Evidence of Sleep-Dependent Brain Activity in Clearing Toxic Proteins and Preventing Alzheimer’s Disease


Sleep-Related Brain Activity Clearing Toxic Proteins

The global brain signal in Alzheimer’s disease patients is associated with weaker cerebrospinal fluid flow as compared with healthy controls. Credit: Feng Han and Xiao Liu @ The Pennsylvania State University

Global brain activity seen on fMRI, and its connection with cerebrospinal fluid flow weaker in brains of individuals with Alzheimer’s disease risk or related toxin buildup.

Evidence of sleep-dependent low-frequency (<0.1 Hz) global brain activity in the clearance of Alzheimer’s disease-related toxin buildup is presented in research published today (June 1, 2021) in the open access journal PLOS Biology by Xiao Liu and colleagues at The Pennsylvania State University. This neuronal activity was more strongly linked with cerebrospinal fluid flow in healthy controls than higher risk groups and patients, and the findings could serve as a potential imaging marker for clinicians in evaluating patients.

The development of Alzheimer’s disease is believed to be driven by the buildup of the toxic proteins amyloid-β and tau in the brain. The brain’s glymphatic system plays a crucial role in clearing these toxins and previous work has shown a possible relationship between sleep-dependent global brain activity and the glymphatic system by showing this activity is coupled by cerebrospinal fluid flow essential for the glymphatic system.

Using 118 subjects in the Alzheimer’s Disease Neuroimaging Initiative project, the researchers measured this global brain activity and cerebrospinal fluid flow as well as looking at behavioral data. Individuals underwent resting-state fMRI sessions two years apart, and the team compared their findings with neurobiological and neuropsychological markers related to Alzheimer’s disease, such as levels of the toxic protein amyloid-β.

The strength of the connection between brain activity and cerebrospinal fluid flow was weaker in individuals at a higher risk or who had already developed Alzheimer’s disease. Additionally, this weaker connection was associated with higher levels of amyloid-β and disease-related behavioral measures two years later. This suggests an important role for sleep-dependent global brain activity in the clearance of brain waste, and its connection to cerebrospinal fluid flow could be helpful as a future marker for clinical evaluation.

Dr. Liu adds, “The study linked the coupling between the resting-state global brain activity and cerebrospinal fluid flow to Alzheimer’s disease pathology. The finding highlights the potential role of low-frequency (<0.1 Hz) resting-state neural and physiological dynamics in the neurodegenerative diseases, presumably due to their sleep-dependent driving of cerebrospinal fluid flow to wash out brain toxins. Future studies are warranted to fully understand the global brain activity and associated physiological modulations and their role in glymphatic clearance and neurodegenerative diseases.”

Reference: “Reduced coupling between cerebrospinal fluid flow and global brain activity is linked to Alzheimer disease-related pathology” by Han F, Chen J, Belkin-Rosen A, Gu Y, Luo L, Buxton OM, et al., 1 June 2021 PLOS Biology.
DOI: 10.1371/journal.pbio.3001233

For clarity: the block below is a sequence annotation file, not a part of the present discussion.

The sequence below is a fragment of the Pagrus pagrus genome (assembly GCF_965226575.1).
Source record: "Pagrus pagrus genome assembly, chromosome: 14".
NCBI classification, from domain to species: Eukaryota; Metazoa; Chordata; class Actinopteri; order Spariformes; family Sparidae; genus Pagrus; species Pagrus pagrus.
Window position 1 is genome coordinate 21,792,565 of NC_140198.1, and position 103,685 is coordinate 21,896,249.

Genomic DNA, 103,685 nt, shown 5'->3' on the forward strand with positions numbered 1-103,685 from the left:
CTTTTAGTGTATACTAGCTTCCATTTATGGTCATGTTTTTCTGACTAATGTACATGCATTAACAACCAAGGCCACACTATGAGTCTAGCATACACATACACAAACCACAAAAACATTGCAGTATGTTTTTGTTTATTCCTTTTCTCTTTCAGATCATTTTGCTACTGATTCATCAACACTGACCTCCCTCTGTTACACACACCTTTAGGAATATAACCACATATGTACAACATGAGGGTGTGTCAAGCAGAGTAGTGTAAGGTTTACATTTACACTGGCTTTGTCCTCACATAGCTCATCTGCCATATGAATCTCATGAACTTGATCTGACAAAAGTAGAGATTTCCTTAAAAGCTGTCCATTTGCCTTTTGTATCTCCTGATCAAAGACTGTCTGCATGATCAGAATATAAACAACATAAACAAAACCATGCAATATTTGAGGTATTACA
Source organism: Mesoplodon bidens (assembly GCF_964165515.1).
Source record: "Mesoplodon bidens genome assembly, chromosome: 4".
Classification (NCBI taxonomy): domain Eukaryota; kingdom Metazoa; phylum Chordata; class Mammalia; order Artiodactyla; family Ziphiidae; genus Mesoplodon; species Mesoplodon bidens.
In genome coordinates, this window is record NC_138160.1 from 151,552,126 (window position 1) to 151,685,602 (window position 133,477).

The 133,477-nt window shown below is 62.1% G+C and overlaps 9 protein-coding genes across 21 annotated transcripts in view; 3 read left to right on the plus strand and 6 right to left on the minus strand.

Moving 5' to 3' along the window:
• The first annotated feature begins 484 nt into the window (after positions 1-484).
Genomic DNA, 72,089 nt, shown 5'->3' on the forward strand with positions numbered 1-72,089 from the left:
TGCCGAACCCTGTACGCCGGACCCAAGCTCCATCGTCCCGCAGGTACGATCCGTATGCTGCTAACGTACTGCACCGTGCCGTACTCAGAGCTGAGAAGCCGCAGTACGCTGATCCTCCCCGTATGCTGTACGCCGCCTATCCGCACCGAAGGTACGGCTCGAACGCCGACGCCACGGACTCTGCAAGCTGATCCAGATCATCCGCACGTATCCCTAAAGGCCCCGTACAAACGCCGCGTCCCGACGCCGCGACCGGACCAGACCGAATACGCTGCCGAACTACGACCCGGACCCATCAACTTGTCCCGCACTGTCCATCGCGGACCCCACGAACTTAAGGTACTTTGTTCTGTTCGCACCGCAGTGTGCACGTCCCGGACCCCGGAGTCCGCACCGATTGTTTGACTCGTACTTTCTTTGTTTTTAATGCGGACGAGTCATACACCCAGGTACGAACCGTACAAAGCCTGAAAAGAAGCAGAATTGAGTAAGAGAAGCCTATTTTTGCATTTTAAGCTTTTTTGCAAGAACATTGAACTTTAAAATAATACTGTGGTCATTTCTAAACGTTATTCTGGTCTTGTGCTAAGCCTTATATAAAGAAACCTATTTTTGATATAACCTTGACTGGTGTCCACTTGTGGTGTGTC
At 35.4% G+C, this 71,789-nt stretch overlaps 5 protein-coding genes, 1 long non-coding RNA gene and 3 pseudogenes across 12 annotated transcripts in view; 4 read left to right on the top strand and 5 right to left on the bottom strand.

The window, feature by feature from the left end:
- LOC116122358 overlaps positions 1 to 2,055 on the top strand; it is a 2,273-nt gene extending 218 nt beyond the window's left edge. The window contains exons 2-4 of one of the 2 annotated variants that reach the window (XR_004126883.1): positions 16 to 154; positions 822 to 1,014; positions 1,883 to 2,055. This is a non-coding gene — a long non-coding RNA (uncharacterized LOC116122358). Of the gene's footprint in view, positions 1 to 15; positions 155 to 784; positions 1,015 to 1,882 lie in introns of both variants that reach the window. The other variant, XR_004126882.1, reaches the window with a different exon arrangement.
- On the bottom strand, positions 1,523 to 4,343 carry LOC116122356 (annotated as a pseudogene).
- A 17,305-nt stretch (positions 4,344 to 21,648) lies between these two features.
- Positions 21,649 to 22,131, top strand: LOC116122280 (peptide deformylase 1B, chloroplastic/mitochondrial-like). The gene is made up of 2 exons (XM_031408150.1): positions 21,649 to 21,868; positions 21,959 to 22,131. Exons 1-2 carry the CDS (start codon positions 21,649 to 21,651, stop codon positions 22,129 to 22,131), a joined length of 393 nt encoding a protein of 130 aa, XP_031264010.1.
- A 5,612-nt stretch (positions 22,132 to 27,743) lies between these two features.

Funding: This work is supported by funding from the National Institutes of Health Pathway to Independence Award (K99/R00 5R00NS092996-03 to X.L.), the Brain Initiative award (1RF1MH123247-01 to X.L.), the NIH R01 award (1R01NS113889-01A1 to X.L.), and NIA R03 award (1R03AG070812-01 to L.L.). O.M.B. received subcontract grants to Penn State from Proactive Life LLC (formerly Mobile Sleep technologies) doing business as SleepScape (NSF/STTR #1622766, NIH/NIA SBIR R43- AG056250, R44-AG056250), received honoraria/travel support for lectures from Boston University, Boston College, Tufts School of Dental Medicine, New York University and Allstate, and receives an honorarium for his role as the Editor in Chief of Sleep Health. Data collection and sharing for this project was funded by the ADNI (National Institutes of Health Grant U01 AG024904; Principal Investigator: Michael Weiner) and DOD ADNI (Department of Defense award number W81XWH-12-2-0012; Principal Investigator: Michael Weiner). ADNI is funded by the National Institute on Aging, the National Institute of Biomedical Imaging and Bioengineering (NIBIB), and through generous contributions from the following: AbbVie, Alzheimer’s Association; Alzheimer’s Drug Discovery Foundation; Araclon Biotech; BioClinica, Inc.; Biogen; Bristol-Myers Squibb Company; CereSpir, Inc.; Cogstate; Eisai Inc.; Elan Pharmaceuticals, Inc.; Eli Lilly and Company; EuroImmun; F. Hoffmann-La Roche Ltd and its affiliated company Genentech, Inc.; Fujirebio; GE Healthcare; IXICO Ltd.; Janssen Alzheimer Immunotherapy Research & Development, LLC.; Johnson & Johnson Pharmaceutical Research & Development LLC.; Lumosity; Lundbeck; Merck & Co., Inc.; Meso Scale Diagnostics, LLC.; NeuroRx Research; Neurotrack Technologies; Novartis Pharmaceuticals Corporation; Pfizer Inc.; Piramal Imaging; Servier; Takeda Pharmaceutical Company; and Transition Therapeutics. The Canadian Institutes of Health Research is providing funds to support ADNI clinical sites in Canada. Private sector contributions are facilitated by the Foundation for the National Institutes of Health. The grantee organization is the Northern California Institute for Research and Education, and the study is coordinated by the Alzheimer’s Therapeutic Research Institute at the University of Southern California. ADNI data are disseminated by the Laboratory for Neuro Imaging at the University of Southern California. The funders had no role in study design, data collection and analysis, decision to publish, or preparation of the manuscript.

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